“We have to put things off a little longer to save more money,” she said.
Power rates in Letcher County and across the Kentucky Power service area in eastern Kentucky are much higher than in Harlan County, where electricity comes from a smaller company and a local cooperative.
Sexton said Letcher County is also struggling from years of state cuts to school funding combined with a decrease in local tax revenue which had also relied on coal. There’s not much active coal mining left to tax, and the value of unmined coal, which has long made up a large portion of local property taxes, has recently plummeted. Letcher County is now missing over a million dollars in the annual taxes it once received from the coal industry. All of those budget pressures would make it hard for schools to afford a rate increase.
“We would have to start cutting student services, textbooks, and computers, and you don’t want to take those things away from your students,” Sexton said.
Sexton and utility analysts agree there will likely be more power rate increases in coming years. So in eastern Kentucky schools, it’s all hands on deck to save energy and cut costs.
“Culture of Conservation”
Schools in Letcher County have student teams looking around for ways to conserve energy. Sexton described one project where students measured the power demand of a soda machine. They realized it didn’t need to be lit, so they took out the machine’s bulbs.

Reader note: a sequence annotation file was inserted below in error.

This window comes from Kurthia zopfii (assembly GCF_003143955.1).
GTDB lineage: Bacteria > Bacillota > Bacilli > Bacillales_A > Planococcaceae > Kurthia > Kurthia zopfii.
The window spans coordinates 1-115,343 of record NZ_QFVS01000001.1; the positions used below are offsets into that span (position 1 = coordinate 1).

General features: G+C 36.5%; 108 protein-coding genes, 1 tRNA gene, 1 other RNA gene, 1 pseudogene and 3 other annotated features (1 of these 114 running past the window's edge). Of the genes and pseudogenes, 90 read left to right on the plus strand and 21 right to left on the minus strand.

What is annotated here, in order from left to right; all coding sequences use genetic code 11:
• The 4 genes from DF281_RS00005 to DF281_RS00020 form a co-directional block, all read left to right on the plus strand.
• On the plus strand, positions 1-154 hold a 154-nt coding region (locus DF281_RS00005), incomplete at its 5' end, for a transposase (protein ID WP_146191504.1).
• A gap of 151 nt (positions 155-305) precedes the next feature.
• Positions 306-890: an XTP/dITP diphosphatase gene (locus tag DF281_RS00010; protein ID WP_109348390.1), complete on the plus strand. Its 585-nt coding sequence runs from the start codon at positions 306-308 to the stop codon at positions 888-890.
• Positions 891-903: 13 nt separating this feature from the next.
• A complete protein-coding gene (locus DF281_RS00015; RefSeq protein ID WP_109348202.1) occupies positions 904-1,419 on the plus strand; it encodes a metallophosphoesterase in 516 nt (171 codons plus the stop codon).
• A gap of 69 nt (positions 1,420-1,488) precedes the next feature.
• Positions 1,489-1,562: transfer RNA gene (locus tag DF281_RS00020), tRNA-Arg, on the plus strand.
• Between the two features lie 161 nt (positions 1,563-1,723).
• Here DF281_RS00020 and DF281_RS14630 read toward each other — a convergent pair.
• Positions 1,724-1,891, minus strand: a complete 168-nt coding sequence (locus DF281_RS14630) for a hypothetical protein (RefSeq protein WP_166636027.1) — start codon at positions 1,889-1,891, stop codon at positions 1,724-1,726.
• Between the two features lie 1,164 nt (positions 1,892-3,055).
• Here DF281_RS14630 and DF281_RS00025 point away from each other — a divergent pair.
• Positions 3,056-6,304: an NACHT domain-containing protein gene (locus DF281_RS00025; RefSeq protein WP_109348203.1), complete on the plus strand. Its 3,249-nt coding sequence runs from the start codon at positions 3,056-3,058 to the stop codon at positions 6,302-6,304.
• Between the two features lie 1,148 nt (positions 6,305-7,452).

Every little bit helps. Part of the idea is to help create a culture of conservation that students will take home and carry into the future.
On average, Kentuckians and West Virginians have consistently used more energy than the average American. That’s likely in part because the two states have historically had among the country’s lowest electricity rates. Now, as the costs are growing, there’s more incentive to conserve electricity.
This is something Sexton has taken on in her personal life, reducing her home usage by two-thirds. She made a tipsheet full of lessons she’s learned from energy conferences. She shares it widely in hopes of helping some of the many people struggling with steep power bills.
In nearby Floyd County, Kentucky, students have been building models to study how and where buildings lose heat. Alivia Stumbo, a seventh-grader at Allen Central Middle School, said that by building model homes out of paper and measuring how heat dissipated using a heat gun, she learned a lot about ways to make homes cheaper to heat and cool.
“The big goal is to apply insulation,” Stumbo said. “And we need to educate the others.”
New Energy Economy
Belfry High School, in Pike County, Kentucky, used funding from the Kentucky Valley Educational Cooperative to allow students in a ninth-grade class to work on one technology project for the whole year. Ryan Varney is part of a group with ambitions to change the future of energy in the coalfields.
“What we’re trying to do,” Varney said, “is create hydrogen gas to put into a fuel cell to create electricity.”
Varney’s teammate, Elyssa Stanley, said her motivation comes from what she’s seen happen to the local coal mines, where her dad has worked over 30 years.
“It’s dying down and I think there definitely needs to be something there to back it up,” Stanley said.
In just three weeks, the team of four freshman created a fuel cell that could propel a model car. Down the road, they hope to help create a new energy economy here in the coalfields.
This story was produced with support from the Solutions Journalism Network.